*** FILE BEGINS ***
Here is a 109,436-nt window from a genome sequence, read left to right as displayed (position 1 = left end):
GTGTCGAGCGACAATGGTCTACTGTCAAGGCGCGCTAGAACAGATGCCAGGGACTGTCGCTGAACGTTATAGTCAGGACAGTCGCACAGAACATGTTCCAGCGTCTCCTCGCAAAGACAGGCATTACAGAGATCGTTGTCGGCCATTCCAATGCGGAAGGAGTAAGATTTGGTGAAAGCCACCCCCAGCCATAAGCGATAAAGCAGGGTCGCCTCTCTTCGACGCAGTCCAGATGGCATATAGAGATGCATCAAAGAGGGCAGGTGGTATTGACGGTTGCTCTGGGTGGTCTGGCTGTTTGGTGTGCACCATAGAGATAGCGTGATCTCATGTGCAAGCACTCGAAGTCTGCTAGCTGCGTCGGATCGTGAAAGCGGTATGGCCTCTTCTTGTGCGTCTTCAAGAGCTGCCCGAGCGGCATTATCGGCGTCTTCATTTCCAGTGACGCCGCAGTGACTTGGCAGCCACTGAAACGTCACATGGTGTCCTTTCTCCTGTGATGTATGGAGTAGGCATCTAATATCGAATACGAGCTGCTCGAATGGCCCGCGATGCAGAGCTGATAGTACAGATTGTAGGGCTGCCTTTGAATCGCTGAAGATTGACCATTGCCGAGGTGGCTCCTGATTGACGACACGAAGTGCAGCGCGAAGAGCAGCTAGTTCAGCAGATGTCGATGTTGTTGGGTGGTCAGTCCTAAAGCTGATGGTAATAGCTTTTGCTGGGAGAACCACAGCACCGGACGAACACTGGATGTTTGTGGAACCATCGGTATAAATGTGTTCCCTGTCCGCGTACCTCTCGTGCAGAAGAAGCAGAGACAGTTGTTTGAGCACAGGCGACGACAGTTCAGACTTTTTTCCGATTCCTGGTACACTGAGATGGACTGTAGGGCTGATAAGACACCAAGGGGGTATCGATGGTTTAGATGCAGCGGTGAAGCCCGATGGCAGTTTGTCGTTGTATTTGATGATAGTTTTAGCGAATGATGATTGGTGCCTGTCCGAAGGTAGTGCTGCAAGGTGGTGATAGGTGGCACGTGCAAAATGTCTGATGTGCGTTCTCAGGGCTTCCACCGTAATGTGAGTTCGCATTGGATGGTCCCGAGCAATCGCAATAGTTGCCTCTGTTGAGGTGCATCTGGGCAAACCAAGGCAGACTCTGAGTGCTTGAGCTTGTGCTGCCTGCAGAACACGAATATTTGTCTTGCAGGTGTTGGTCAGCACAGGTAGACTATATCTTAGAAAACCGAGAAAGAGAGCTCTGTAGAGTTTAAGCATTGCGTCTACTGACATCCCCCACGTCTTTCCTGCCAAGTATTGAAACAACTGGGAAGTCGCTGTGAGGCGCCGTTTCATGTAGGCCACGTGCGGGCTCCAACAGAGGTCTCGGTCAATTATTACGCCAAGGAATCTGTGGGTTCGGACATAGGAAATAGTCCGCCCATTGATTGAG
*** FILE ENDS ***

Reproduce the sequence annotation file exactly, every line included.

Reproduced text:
Here is a 109,436-nt window from a genome sequence, read left to right as displayed (position 1 = left end):
GTGTCGAGCGACAATGGTCTACTGTCAAGGCGCGCTAGAACAGATGCCAGGGACTGTCGCTGAACGTTATAGTCAGGACAGTCGCACAGAACATGTTCCAGCGTCTCCTCGCAAAGACAGGCATTACAGAGATCGTTGTCGGCCATTCCAATGCGGAAGGAGTAAGATTTGGTGAAAGCCACCCCCAGCCATAAGCGATAAAGCAGGGTCGCCTCTCTTCGACGCAGTCCAGATGGCATATAGAGATGCATCAAAGAGGGCAGGTGGTATTGACGGTTGCTCTGGGTGGTCTGGCTGTTTGGTGTGCACCATAGAGATAGCGTGATCTCATGTGCAAGCACTCGAAGTCTGCTAGCTGCGTCGGATCGTGAAAGCGGTATGGCCTCTTCTTGTGCGTCTTCAAGAGCTGCCCGAGCGGCATTATCGGCGTCTTCATTTCCAGTGACGCCGCAGTGACTTGGCAGCCACTGAAACGTCACATGGTGTCCTTTCTCCTGTGATGTATGGAGTAGGCATCTAATATCGAATACGAGCTGCTCGAATGGCCCGCGATGCAGAGCTGATAGTACAGATTGTAGGGCTGCCTTTGAATCGCTGAAGATTGACCATTGCCGAGGTGGCTCCTGATTGACGACACGAAGTGCAGCGCGAAGAGCAGCTAGTTCAGCAGATGTCGATGTTGTTGGGTGGTCAGTCCTAAAGCTGATGGTAATAGCTTTTGCTGGGAGAACCACAGCACCGGACGAACACTGGATGTTTGTGGAACCATCGGTATAAATGTGTTCCCTGTCCGCGTACCTCTCGTGCAGAAGAAGCAGAGACAGTTGTTTGAGCACAGGCGACGACAGTTCAGACTTTTTTCCGATTCCTGGTACACTGAGATGGACTGTAGGGCTGATAAGACACCAAGGGGGTATCGATGGTTTAGATGCAGCGGTGAAGCCCGATGGCAGTTTGTCGTTGTATTTGATGATAGTTTTAGCGAATGATGATTGGTGCCTGTCCGAAGGTAGTGCTGCAAGGTGGTGATAGGTGGCACGTGCAAAATGTCTGATGTGCGTTCTCAGGGCTTCCACCGTAATGTGAGTTCGCATTGGATGGTCCCGAGCAATCGCAATAGTTGCCTCTGTTGAGGTGCATCTGGGCAAACCAAGGCAGACTCTGAGTGCTTGAGCTTGTGCTGCCTGCAGAACACGAATATTTGTCTTGCAGGTGTTGGTCAGCACAGGTAGACTATATCTTAGAAAACCGAGAAAGAGAGCTCTGTAGAGTTTAAGCATTGCGTCTACTGACATCCCCCACGTCTTTCCTGCCAAGTATTGAAACAACTGGGAAGTCGCTGTGAGGCGCCGTTTCATGTAGGCCACGTGCGGGCTCCAACAGAGGTCTCGGTCAATTATTACGCCAAGGAATCTGTGGGTTCGGACATAGGAAATAGTCCGCCCATTGATTGAG